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RE: Virginia bluebells vs Spanish bluebells?

Campanula, I am HONESTLY not trying to start an argument. I am just very surprised by the descriptions of aggressiveness, and don't understand as, like I said, my Spanish bluebells have not budged an inch in five years or more. The clumps have not even really gotten much bigger in that time. I am truly overly-worried about planting anything aggressive. I have been fighting things such as poison ivy, garlic mustard, sheep's sorrel, sassafras, wild raspberry, bittersweet, virginia creeper, and wild rose in my yard for over 15 years (I'm not even counting the stuff in the lawn that I DON'T bother to battle - violets, wild strawberry, Canadian mayapple, wild plantain, haircap moss, bluets, not to mention the always popular dandelions!) Even the native goldenrod, which I absolutely love, pops up where it's really not convenient and I spend lots of time digging and moving it. I therefore would never knowingly plant anything remotely aggressive. So now I'm a bit concerned about the Spanish bluebells.

But - and again, not trying to argue - but wouldn't your description - "your clump will not move around or even grow massively...they just refuse to fade away but return again....and again and again....." be exactly something one would WANT in a garden plant?

:)
Dee


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RE: Virginia bluebells vs Spanish bluebells?

Hiacynthoides hispanica is not on my list of non-native plants that I worry about being invasive or even aggressive. Although there are plenty of others I'm battling, mostly woody plants.

Here's one of my fave pics of H. hispanica. I took this years ago and am bummed because this was one of the clumps the voles ate -

One of the M. virginica seedlings that bloomed this year for the first time -

This post was edited by terrene on Tue, May 7, 13 at 11:29


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RE: Virginia bluebells vs Spanish bluebells?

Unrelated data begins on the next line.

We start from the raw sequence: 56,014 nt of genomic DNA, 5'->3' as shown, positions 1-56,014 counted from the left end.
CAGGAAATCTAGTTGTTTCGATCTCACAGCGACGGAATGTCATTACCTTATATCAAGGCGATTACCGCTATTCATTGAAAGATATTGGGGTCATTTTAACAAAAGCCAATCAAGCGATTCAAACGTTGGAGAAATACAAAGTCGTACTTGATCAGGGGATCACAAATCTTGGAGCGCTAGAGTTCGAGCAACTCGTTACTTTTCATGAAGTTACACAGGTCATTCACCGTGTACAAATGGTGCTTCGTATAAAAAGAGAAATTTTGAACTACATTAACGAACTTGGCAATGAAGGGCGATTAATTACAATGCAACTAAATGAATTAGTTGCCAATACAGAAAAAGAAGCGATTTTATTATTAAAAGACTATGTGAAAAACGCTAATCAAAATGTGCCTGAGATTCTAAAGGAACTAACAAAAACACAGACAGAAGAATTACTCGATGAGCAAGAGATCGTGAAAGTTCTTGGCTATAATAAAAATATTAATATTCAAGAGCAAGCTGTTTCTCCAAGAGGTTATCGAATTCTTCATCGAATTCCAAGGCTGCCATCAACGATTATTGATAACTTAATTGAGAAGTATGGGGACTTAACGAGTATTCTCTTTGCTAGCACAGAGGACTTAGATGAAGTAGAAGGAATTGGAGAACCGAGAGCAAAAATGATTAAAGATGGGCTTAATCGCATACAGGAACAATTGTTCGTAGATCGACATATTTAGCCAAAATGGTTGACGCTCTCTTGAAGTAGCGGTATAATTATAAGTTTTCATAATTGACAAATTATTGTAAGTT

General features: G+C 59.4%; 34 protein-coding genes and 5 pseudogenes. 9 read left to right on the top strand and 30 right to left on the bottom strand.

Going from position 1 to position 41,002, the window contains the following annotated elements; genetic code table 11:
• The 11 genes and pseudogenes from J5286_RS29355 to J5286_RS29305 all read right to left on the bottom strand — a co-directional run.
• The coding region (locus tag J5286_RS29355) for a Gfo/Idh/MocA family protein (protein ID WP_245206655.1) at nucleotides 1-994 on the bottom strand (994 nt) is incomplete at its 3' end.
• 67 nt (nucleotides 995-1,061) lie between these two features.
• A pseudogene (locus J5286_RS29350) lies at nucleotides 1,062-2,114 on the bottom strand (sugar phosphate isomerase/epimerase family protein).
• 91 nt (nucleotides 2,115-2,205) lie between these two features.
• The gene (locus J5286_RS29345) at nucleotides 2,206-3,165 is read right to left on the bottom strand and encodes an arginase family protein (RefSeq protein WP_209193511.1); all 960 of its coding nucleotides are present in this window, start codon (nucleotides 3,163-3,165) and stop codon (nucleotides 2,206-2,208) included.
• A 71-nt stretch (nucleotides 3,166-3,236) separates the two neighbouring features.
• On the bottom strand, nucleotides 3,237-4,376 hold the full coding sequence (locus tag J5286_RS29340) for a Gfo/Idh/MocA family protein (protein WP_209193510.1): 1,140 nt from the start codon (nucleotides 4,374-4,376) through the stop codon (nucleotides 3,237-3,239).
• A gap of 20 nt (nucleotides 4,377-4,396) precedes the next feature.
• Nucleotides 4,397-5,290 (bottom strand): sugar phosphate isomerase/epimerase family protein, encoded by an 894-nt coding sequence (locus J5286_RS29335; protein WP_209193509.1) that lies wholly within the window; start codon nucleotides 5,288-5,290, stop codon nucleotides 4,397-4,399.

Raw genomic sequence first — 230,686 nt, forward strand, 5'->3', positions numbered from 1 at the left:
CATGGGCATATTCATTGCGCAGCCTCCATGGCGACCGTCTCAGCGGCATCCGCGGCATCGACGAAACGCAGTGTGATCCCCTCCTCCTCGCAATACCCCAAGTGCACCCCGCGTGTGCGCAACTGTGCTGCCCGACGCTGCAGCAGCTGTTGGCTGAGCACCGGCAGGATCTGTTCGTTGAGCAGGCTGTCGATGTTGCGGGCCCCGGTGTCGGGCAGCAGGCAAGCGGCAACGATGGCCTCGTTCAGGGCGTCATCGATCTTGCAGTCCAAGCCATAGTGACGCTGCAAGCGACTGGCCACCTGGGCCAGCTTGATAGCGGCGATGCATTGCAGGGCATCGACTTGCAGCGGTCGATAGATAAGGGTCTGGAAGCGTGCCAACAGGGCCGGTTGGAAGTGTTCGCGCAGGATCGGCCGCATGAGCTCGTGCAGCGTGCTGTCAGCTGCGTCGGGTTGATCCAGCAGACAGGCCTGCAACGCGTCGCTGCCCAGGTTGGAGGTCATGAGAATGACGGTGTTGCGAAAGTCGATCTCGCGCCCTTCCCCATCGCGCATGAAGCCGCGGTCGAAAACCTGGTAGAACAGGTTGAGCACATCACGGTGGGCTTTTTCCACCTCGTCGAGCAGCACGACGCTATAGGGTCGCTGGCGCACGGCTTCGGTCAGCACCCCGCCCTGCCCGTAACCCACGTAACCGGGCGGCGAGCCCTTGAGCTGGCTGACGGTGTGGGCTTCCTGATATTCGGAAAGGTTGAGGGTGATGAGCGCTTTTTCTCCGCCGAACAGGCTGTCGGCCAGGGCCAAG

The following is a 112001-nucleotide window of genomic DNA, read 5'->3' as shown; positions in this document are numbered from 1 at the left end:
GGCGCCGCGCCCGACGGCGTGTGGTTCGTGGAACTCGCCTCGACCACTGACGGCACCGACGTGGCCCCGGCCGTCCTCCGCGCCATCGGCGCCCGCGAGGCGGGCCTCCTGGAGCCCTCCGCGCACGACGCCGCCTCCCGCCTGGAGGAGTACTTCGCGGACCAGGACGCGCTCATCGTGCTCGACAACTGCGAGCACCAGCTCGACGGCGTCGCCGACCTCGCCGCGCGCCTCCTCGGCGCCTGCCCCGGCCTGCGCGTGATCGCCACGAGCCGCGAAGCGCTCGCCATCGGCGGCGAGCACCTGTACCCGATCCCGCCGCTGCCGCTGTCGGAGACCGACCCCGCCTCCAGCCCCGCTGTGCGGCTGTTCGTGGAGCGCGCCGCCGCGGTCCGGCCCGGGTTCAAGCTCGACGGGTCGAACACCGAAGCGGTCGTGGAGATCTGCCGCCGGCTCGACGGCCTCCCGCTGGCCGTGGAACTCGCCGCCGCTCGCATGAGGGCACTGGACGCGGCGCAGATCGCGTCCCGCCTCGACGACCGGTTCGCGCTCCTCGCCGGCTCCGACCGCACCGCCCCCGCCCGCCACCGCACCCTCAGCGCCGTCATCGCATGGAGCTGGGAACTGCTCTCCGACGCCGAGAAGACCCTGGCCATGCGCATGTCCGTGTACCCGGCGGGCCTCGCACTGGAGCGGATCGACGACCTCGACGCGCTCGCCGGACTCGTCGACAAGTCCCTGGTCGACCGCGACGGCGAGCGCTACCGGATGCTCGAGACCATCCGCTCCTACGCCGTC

Oh Digger - I am not wanting to be contentious either but, I have already explained that spanish bluebells come with unwelcome baggage in the UK - a bit like the grey squirrel thugging out our nervous little native red squirrel......and the english bluebells have the most extraordinary fragrance and luminous blue colouring - both lacking in spanish bluebells. And, probably invasive is the wrong term but, if you did change your mind and try to remove the spanish interlopers, that's when the problems start.
As for coming back forever, well OK if you love the plant....but a misery if you decide that it is one you would rather consign to the compost heap


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RE: Virginia bluebells vs Spanish bluebells?

Campanula, do you have any photos of your English bluebells? You got me wondering about them, and a google search gave me several articles (bemoaning, as you mentioned, the crossing with the Spanish ones) but the photos are all different (as the photos of anything one searches on google always seem to be!)

But the funny thing is, I have one little plant out on my slope by the street, which I never planted, and which appeared about three years ago. I thought at first it was a Spanish bluebell, but it's not. Then I thought it was one of the minor bulbs I plant (scilla, etc.) but it's not that either. Now, in looking at the images for English bluebells, some of the images look just like the plant out on my slope!

I have no idea where an English bluebell would have come from to plant itself in my front yard, but now I'm curious. I haven't seen this little plant yet, so I am going to see if its out there.

I do wish image searches were more reliable...

Dee


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RE: Virginia bluebells vs Spanish bluebells?

I have Virginia Bluebells in my wooded yard that I purchased less than two years ago. There is one plant in the front bed by the entry to the house, and 20-30 more plants growing wild out back in my unkempt wood. Here in Michigan I believe Virginia Bluebells are a protected wildflower that is not supposed to be picked or moved. I know my mother has had one in the back of her property that we've watched for every spring for 20-plus years. That one plant has returned each spring, but has not spread or multiplied. I feel quite lucky to have so many of them on my property. I may try to collect a few seeds and see if I can't get a few more to grow in the front of my yard. Good luck in your choices.